7. Secretary Janet Napolitano’s Visit to New Zealand

Regular circulation of personnel is as important to the health of a bilateral relationship as circulation of red blood cells is to the health of the human body. One of our top priorities at the Embassy has thus been increasing the number of serious working visits by American officials to New Zealand. We hosted a record number of official visitors in 2012 – more than quintuple the number received during the twelve months immediately prior to my arrival as Ambassador – including three senior members of President Obama’s Cabinet.

Minister of Justice Judith Collins farewells Secretary of Homeland Security Janet Napolitano

Minister of Justice Judith Collins with Secretary of Homeland Security Janet Napolitano during a successful visit to Wellington.

The first of our Cabinet-level visitors this year was Secretary of Homeland Security Janet Napolitano, who came for three days of discussions with senior Kiwi officials on a variety of issues including global supply chain security, trusted traveler programs, transnational crime, and human trafficking. The Secretary’s visit easily hits my Top Ten list because of the importance of the topics covered and the tangible progress made on projects of direct benefit to both countries.

In addition to meeting with Prime Minister John Key and Leader of the Opposition David Shearer, the Secretary signed joint statements of intent with Ministers Nathan Guy and Maurice Williamson, launched a study of how New Zealand’s Smart Gate might be synched with U.S. trusted traveler programs to better facilitate two-way business travel, and reviewed ways to extend the world-leading collaboration between the United States and New Zealand on expediting customs processing while increasing container security.

6. Project (R)evolution Social Media Conference

In a sign of just how important it is to our work at the Mission, social media takes another slot on our 2012 Top Ten list, this time for a conference we held in Auckland back in August. Partnering with Auckland University of Technology and Social Media NZ, we brought together more than 200 digital thinkers from New Zealand, the United States, and elsewhere to discuss the current status and future direction of connectivity technology and net-driven change.

Team Project Revolution

At center, Project (R)evolution speakers Alec Ross (Sec. Clinton’s Senior Advisor for Innovation) and Emily Banks (Managing Editor of Mashable), with my colleagues (from left) Laura McNeur, Sean Gillespie, Mike Cousins, and Marie Damour.

Brainchild of my Embassy colleague (and relentless social media czar) Mike Cousins, the gathering was dubbed The Project: (R)evolution and pitched at a 3.0 rather than 1.0 level with research-based sessions and extensive opportunity for discussion. The impressive roster of presenters was assembled from major industry players, change-focused enterprises, entrepreneurial success stories, and seasoned net practitioners.

Approving the seed money to launch the process was perhaps the best decision I made in 2012. The conference attracted an elite cohort of thought leaders and trended globally on Twitter. The proceedings generated vigorous, deep, informed discussion of issues such as innovation, digital ethics, intellectual property, web access, and change management that are too often painted with cartoonish brush strokes. Based on our inaugural experience, we hope to make the conference an annual event with a different cutting-edge focus each year.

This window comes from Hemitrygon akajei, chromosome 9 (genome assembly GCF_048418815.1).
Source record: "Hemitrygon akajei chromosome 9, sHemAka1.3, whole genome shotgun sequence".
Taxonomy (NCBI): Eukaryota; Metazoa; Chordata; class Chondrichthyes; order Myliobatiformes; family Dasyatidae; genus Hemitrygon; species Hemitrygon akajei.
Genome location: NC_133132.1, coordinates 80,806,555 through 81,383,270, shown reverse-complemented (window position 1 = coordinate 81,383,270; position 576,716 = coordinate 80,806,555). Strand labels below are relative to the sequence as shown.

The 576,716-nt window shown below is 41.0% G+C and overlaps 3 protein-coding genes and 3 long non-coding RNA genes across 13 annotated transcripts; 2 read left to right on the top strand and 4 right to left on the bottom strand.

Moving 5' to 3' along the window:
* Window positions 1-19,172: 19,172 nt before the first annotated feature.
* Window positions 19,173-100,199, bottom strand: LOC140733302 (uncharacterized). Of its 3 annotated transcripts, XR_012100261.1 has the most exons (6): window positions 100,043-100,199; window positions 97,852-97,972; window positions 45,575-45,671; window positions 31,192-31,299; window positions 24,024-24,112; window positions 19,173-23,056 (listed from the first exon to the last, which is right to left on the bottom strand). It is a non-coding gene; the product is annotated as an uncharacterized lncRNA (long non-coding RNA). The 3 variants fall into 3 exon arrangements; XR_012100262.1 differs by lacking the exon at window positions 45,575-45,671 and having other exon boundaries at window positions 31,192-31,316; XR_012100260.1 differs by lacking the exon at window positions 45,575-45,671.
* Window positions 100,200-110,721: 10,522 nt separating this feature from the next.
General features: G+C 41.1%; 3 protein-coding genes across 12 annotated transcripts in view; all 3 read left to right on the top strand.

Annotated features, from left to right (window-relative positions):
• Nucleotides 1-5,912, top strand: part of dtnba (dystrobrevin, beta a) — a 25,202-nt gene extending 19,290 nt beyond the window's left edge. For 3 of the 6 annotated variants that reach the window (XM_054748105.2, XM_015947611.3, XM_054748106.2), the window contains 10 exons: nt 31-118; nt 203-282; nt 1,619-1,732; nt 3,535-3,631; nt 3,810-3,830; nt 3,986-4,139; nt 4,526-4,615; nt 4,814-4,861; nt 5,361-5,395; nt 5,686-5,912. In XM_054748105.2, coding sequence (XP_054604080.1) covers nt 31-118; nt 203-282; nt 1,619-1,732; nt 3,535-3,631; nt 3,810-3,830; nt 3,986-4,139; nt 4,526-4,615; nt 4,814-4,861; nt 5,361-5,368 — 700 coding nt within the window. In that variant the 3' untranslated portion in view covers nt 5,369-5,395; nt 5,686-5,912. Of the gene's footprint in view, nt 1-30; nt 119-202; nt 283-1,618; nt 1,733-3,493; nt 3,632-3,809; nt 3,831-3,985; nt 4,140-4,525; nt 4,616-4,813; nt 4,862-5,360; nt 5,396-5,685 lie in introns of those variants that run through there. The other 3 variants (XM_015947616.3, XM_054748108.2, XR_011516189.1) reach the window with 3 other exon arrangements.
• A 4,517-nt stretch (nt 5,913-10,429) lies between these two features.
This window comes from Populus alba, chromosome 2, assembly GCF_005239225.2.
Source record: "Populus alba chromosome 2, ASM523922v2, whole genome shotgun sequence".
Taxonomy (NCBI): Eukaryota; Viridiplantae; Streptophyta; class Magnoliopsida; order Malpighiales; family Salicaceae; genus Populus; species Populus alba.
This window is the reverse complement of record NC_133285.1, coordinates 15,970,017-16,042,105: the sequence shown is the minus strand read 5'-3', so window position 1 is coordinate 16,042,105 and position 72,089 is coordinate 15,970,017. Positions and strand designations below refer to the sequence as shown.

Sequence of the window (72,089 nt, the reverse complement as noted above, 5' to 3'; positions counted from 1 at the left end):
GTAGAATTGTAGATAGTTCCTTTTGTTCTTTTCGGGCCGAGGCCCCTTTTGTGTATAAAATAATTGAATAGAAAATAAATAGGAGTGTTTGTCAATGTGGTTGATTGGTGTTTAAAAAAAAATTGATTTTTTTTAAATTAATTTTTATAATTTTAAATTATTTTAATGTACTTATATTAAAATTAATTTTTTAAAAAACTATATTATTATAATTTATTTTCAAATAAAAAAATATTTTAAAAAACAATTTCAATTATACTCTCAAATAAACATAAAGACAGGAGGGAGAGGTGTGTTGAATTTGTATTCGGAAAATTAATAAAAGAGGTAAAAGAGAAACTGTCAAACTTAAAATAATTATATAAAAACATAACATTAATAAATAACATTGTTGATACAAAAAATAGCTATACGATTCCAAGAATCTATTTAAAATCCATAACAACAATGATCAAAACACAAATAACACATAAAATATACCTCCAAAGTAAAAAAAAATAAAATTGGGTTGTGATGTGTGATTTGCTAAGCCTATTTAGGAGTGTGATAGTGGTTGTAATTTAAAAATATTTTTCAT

*  *  *

Stay tuned. I’ll continue the countdown tomorrow.

As you probably know from my tweets, I have just gotten back from Washington after Prime Minister John Key’s visit. I didn’t try to blog daily while there because I knew that the media here in New Zealand would already be filled with stories, commentary, and photos. I also knew from past experience just how busy time in DC can be, squeezing out any real chance to sit quietly at a computer to draft. Now that the dust has settled, though, a recap makes sense. So, here goes …

I arrived in Washington a couple days before the Prime Minister so that I could attend to final preparations and details. I also wanted a little time for internal consultations, i.e., making the rounds of the State Department and other agencies and departments in town to collect information, discuss issues relevant to my job, and trawl for resources that we need at the Embassy.  

New Zealand Prime Minister John Key, speaks at breakfast at the U.S. Chamber of Commerce Thursday, July 21, 2011 in Washington.(© AP Photo/Alex Brandon)

Prime Minister Key at the US Chamber of Commerce. (© AP Photo)

The Prime Minister arrived late Wednesday night and proceeded directly to Blair House, across the street from the White House. As I discussed in my prior post, staying at Blair House is a special honor. Blair House is also a very comfortable and convenient base of operations. Given the intense heat and humidity in Washington that week, I know that the Prime Minister greatly appreciated being centrally located and having most of the Cabinet Secretaries and other interlocutors come to him for the scheduled meetings.

The first official event of the visit was a speech by the Prime Minister to the US Chamber of Commerce, at the Chamber’s large headquarters just around the corner from Blair House. I greeted the Kiwi press scrum as they hustled into the building a bit sweaty and frazzled just before the Prime Minister. The PM himself was relaxed, rested, and enthusiastic when I met him at the door of the Chamber as his motorcade arrived.